This is The Morning Shift, our one-stop daily roundup of all the auto news that's actually important — all in one place at 9:00 AM. Or, you could spend all day waiting for other sites to parse it out to you one story at a time. Isn't your time more important?
1st Gear: Turbocharge All The Things! According to this report in The Detroit News, Volkswagen is backing away from conventional, naturally-aspirated engines and replacing all of them with turbocharged gas/diesel options.
This means that you'll no longer be able to buy that weird 2.5-liter inline-five that Volkswagen still manages to sell a ton of to people for reasons passing understanding.
Fuel economy is obviously paramount in this decision and, as the article points out, there are some estimates that up to three million turbocharged engines will be sold in the U.S. in 2013, way up from 2.1 million last year.
And that's a good thing.
2nd Gear: Turbocharged VW CUV To be Built In Chattanooga Despite UAW rumblings in the area, there's a report in the Freep today that says their new mid-size CUV will be built in Chattanooga and not Mexico.
Of course, the Freep also says it'll compete with "the Chevrolet Traverse, Ford Escape and Toyota Highlander." Two-out-of-three ain't bad.
It should look just like the CrossBlue Concept and be named after the Māori word for passing gas.
3rd Gear: US Auto Sales Will Probably Slow Down The crazy high that automakers in the U.S. are on can't last forever, and Karl Henkel is here to play buzzkill with a story that's sort of a bummer, but also probably true.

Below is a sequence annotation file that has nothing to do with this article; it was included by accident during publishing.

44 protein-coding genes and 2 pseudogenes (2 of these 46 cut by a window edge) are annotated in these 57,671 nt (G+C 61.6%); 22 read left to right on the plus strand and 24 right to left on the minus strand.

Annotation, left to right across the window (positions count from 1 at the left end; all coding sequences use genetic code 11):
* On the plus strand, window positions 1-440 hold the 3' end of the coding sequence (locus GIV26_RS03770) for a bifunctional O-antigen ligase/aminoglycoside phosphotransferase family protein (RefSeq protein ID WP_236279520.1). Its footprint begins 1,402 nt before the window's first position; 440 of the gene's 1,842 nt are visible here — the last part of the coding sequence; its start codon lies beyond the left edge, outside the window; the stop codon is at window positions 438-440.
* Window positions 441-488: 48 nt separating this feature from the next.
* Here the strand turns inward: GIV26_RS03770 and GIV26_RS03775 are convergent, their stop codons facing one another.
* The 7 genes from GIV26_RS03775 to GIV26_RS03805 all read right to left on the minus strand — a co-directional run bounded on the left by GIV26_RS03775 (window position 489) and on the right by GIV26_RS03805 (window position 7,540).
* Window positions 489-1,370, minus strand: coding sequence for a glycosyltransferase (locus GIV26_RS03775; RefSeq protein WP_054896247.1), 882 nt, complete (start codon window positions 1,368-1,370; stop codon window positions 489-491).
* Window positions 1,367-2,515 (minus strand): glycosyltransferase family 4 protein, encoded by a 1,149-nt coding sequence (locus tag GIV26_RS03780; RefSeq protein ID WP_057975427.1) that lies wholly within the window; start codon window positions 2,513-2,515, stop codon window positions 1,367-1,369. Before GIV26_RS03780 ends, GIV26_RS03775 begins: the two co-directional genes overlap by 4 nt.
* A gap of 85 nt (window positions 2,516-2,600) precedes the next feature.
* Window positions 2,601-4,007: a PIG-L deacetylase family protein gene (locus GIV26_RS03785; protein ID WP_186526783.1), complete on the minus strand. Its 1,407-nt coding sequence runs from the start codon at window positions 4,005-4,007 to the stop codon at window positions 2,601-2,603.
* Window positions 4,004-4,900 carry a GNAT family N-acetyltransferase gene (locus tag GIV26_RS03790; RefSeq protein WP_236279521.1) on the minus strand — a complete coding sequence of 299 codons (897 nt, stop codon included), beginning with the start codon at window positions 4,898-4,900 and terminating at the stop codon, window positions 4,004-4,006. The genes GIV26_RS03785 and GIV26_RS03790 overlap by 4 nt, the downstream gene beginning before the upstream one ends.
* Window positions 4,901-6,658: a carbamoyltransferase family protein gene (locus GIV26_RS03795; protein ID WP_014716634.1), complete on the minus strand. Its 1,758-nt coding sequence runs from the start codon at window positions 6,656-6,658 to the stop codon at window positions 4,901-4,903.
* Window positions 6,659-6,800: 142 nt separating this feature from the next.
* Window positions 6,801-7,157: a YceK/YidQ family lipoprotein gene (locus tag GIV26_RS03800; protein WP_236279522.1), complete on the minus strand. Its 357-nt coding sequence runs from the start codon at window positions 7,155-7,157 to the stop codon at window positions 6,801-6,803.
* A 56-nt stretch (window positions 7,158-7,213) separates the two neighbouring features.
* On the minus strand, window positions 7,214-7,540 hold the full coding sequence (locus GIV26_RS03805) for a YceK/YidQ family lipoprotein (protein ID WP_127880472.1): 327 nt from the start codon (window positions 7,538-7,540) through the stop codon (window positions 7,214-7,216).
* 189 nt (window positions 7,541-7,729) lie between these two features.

Brian Collie, vice president of consulting firm Booz & Co., said during an automotive panel Monday evening that the auto industry is typically a small-growth industry — with annual gains of about 1 or 2 percent — and that after the industry reaches 16 million or 16.5 million, the growth rate is likely to level off.
And if it doesn’t — and if annual sales climb to 18, 19 or 20 million — that could signal that some of the big sales gains have been propped up by external factors like low interest rates and not necessarily product or good economic fundamentals.
“That’s when you can start to be concerned,” Collie said. “Because that’s artificial demand.”
4th Gear: At Least We're Not Europe It could always be much worse. And by much worse, it could always be like Europe where Bloomberg reports that August car sales were the worst since they started tracking them in 1990.
Just 686,957 vehicles were registered in Europe according to sources, which is a 4.9% drop from an already dismal August 2007.
In what's going to be a global pattern, mainline automakers were all down whereas luxury brands like BMW and Mercedes were up.
5th Gear: Fisker May Go Up For Auction Again Troubled Fisker managed to blow $1.4 billion, but you can buy the company by purchasing the $168 million loan from the government at auction says the Wall Street Journal.
Basically, the Feds have given up on someone actually buying the entire loan for its entire value, so it's hoping someone will but it at a rate that allows them to recoup some of the investment that was made.
We're curious if Ze Germans are really going to buy it, and since they actually want to build cars it may not be the worst path.
Reverse: Canada mall sets parking-lot record
On this day, the 20,000-car parking lot at Canada's West Edmonton Mall makes the Guinness Book of World Records as the largest parking lot in the world. The mall has held other records, too: At one time or another it's been the World's Largest Shopping Mall (5.2 million square feet, or about 48 city blocks), the World's Largest Indoor Amusement Park and the World's Largest Indoor Water Park (which includes the World's Largest Indoor Lake and the World's Largest Indoor Wave Pool).
Neutral: How Long Before The NA Engine Is Dead? Natural aspiration may not be long for this world. What will the last NA engine be?
Photo Credit: Getty Images